When Banksy's L.A. exhibition causes a sensation and capitalizes the movement, he starts molding Guetta into a street artist in his own right. It is Guetta who comes up with his new persona, Mr. Brainwash, and Guetta who shrewdly sets the hype machine spinning until all of Los Angeles cannot stop talking about this new artist, but it is Banksy who knows the ultimate goal. Clearly, Mr. Brainwash's rise to succès signifies the changing nature of street art and how quickly the mainstream is adopting it, but so what?
The film, like Banksy's art, is provocative and smart but also carries the feeling of being incomplete, as if the final punchline will always be in the next painting. In his talking head, Banksy silhouettes himself and masks his voice, and you get the idea that he does this not to hide from cops but his fans who undermine his committed but naïve views on the purity of his art. As he spends the entire second half ensuring he extends that mystery, he winds up stretching himself too thin. By standing back and letting Guetta have his moment, he proves how easy it is to create a stir in the increasingly gossipy art world, but at the end of the day, he's still a commodity.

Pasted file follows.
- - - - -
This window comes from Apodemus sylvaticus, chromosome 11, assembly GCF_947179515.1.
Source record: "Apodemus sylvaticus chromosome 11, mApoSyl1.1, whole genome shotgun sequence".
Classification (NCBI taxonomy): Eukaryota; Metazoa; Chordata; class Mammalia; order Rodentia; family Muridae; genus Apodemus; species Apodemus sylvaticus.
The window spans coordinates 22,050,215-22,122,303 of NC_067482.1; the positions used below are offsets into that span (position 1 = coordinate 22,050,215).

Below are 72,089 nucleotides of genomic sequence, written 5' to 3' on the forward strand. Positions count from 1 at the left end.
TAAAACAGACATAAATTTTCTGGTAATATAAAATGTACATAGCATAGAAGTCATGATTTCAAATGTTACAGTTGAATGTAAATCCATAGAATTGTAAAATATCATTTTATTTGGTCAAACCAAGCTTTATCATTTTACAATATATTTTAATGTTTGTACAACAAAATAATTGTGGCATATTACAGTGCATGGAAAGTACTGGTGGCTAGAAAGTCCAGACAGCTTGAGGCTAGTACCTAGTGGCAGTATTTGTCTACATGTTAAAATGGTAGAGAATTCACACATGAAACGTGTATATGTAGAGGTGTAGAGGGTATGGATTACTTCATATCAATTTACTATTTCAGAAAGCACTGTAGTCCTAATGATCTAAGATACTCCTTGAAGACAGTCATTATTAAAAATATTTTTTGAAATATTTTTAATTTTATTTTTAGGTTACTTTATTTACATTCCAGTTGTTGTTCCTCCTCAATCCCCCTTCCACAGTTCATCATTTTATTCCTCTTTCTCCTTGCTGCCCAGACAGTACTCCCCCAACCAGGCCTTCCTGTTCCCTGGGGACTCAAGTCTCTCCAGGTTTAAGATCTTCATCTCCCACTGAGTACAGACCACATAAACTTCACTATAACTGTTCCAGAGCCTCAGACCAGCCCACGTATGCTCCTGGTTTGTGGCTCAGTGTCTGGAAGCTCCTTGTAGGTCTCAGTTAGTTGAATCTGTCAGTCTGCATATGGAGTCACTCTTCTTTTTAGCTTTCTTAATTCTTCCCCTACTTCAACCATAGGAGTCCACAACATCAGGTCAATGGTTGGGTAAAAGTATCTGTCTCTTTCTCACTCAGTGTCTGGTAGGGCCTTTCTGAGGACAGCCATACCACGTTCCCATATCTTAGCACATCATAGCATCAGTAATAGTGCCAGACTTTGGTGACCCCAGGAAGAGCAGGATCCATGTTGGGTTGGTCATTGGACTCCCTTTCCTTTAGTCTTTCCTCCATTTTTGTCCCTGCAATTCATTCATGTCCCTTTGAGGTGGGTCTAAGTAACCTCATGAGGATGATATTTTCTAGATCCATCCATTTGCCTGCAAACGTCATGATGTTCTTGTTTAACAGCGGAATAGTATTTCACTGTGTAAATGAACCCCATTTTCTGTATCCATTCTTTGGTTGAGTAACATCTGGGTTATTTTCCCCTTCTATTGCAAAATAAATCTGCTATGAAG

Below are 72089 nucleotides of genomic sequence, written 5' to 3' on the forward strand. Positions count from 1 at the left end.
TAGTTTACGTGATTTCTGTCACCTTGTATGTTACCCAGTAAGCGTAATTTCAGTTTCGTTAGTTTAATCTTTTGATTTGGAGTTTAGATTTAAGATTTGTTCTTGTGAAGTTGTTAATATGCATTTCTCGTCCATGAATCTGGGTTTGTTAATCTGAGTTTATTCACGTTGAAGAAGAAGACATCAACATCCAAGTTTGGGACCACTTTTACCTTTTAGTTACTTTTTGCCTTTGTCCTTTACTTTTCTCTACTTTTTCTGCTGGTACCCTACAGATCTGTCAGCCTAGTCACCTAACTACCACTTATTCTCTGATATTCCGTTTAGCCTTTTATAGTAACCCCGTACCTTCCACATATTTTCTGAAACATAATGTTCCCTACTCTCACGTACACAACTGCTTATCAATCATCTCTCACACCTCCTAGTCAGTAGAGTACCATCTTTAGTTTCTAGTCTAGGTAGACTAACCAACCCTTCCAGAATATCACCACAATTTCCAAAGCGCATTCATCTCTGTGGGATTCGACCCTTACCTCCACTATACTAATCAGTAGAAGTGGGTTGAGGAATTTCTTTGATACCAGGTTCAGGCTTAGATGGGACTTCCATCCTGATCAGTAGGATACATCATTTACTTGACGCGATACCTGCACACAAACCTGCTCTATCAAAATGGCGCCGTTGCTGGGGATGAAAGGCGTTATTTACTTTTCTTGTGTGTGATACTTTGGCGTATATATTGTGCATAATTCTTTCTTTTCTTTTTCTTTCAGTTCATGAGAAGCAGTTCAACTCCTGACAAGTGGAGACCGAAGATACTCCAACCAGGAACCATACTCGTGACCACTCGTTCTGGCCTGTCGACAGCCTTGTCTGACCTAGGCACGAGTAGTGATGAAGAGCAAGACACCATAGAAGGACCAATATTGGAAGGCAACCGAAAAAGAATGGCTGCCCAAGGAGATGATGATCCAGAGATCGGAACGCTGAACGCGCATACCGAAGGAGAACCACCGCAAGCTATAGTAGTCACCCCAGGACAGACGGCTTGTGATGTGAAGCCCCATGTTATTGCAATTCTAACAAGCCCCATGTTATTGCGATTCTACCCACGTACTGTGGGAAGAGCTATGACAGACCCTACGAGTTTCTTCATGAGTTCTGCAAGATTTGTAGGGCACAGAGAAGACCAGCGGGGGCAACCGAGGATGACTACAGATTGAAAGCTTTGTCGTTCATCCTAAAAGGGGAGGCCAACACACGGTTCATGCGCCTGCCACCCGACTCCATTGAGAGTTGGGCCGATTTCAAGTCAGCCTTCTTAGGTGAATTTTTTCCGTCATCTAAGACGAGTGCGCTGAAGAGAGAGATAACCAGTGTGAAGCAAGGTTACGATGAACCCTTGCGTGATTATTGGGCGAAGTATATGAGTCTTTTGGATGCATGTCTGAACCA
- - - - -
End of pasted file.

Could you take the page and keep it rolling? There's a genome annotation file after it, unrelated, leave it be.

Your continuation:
I'm torn on the film. It's second half is nothing but the lead up to a joke, but that joke kills: watching yuppies line up in excitement to buy something a magazine told them was cool sight unseen is hysterical, and their pretentious opinions on the art being exhibited had me in tears. But the loss of momentum and the sudden feeling of pointlessness that set in distracted me from what had been fascination with the movie's look into street art culture. I came away from Exit Through the Gift Shop with a renewed interest in the practice of urban art, but I was also frustrated by Banksy constantly undercutting his own gag. Having just watched the documentary on Joan Rivers, I was struck by how seriously she took comedy as she meticulously categorized her jokes into file cabinets. But at least she allowed herself a chuckle at the situation. Banksy, performance artist as much as painter, is bound to be the straight man in a solo act. Maybe he saw Guetta as his double, his Costello, but when Thierry's prank swells even beyond the realms of the satire Banksy intended, I got the nagging suspicion that maybe this time, the joke was on him.